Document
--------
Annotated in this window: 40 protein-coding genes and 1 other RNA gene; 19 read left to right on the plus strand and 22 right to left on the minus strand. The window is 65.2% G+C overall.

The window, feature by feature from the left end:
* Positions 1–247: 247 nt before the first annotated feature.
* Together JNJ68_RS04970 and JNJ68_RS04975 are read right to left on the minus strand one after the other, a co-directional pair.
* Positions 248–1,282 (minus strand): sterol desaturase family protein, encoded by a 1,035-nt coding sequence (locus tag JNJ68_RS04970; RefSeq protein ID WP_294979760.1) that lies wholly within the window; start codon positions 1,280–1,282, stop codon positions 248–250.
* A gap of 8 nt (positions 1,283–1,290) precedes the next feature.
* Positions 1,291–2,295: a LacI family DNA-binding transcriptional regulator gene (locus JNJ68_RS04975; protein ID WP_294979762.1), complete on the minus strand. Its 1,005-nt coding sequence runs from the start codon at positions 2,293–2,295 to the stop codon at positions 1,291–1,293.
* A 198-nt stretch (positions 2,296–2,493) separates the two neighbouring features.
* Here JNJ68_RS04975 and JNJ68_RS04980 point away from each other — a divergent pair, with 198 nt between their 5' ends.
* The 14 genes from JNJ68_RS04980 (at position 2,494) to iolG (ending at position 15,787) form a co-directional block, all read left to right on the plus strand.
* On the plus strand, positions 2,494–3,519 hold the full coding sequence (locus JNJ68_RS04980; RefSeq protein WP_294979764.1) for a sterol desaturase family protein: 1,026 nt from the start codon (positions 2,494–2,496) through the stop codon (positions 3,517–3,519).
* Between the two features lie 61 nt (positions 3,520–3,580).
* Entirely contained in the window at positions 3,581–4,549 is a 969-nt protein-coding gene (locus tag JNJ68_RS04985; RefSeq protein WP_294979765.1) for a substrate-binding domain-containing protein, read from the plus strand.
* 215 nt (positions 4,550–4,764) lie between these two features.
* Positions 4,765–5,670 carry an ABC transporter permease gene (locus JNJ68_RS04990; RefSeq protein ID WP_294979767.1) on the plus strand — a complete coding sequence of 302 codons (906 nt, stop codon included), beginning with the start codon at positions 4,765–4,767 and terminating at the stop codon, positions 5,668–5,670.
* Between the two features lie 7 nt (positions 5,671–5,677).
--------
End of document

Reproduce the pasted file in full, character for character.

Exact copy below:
Annotated in this window: 40 protein-coding genes and 1 other RNA gene; 19 read left to right on the plus strand and 22 right to left on the minus strand. The window is 65.2% G+C overall.

The window, feature by feature from the left end:
* Positions 1–247: 247 nt before the first annotated feature.
* Together JNJ68_RS04970 and JNJ68_RS04975 are read right to left on the minus strand one after the other, a co-directional pair.
* Positions 248–1,282 (minus strand): sterol desaturase family protein, encoded by a 1,035-nt coding sequence (locus tag JNJ68_RS04970; RefSeq protein ID WP_294979760.1) that lies wholly within the window; start codon positions 1,280–1,282, stop codon positions 248–250.
* A gap of 8 nt (positions 1,283–1,290) precedes the next feature.
* Positions 1,291–2,295: a LacI family DNA-binding transcriptional regulator gene (locus JNJ68_RS04975; protein ID WP_294979762.1), complete on the minus strand. Its 1,005-nt coding sequence runs from the start codon at positions 2,293–2,295 to the stop codon at positions 1,291–1,293.
* A 198-nt stretch (positions 2,296–2,493) separates the two neighbouring features.
* Here JNJ68_RS04975 and JNJ68_RS04980 point away from each other — a divergent pair, with 198 nt between their 5' ends.
* The 14 genes from JNJ68_RS04980 (at position 2,494) to iolG (ending at position 15,787) form a co-directional block, all read left to right on the plus strand.
* On the plus strand, positions 2,494–3,519 hold the full coding sequence (locus JNJ68_RS04980; RefSeq protein WP_294979764.1) for a sterol desaturase family protein: 1,026 nt from the start codon (positions 2,494–2,496) through the stop codon (positions 3,517–3,519).
* Between the two features lie 61 nt (positions 3,520–3,580).
* Entirely contained in the window at positions 3,581–4,549 is a 969-nt protein-coding gene (locus tag JNJ68_RS04985; RefSeq protein WP_294979765.1) for a substrate-binding domain-containing protein, read from the plus strand.
* 215 nt (positions 4,550–4,764) lie between these two features.
* Positions 4,765–5,670 carry an ABC transporter permease gene (locus JNJ68_RS04990; RefSeq protein ID WP_294979767.1) on the plus strand — a complete coding sequence of 302 codons (906 nt, stop codon included), beginning with the start codon at positions 4,765–4,767 and terminating at the stop codon, positions 5,668–5,670.
* Between the two features lie 7 nt (positions 5,671–5,677).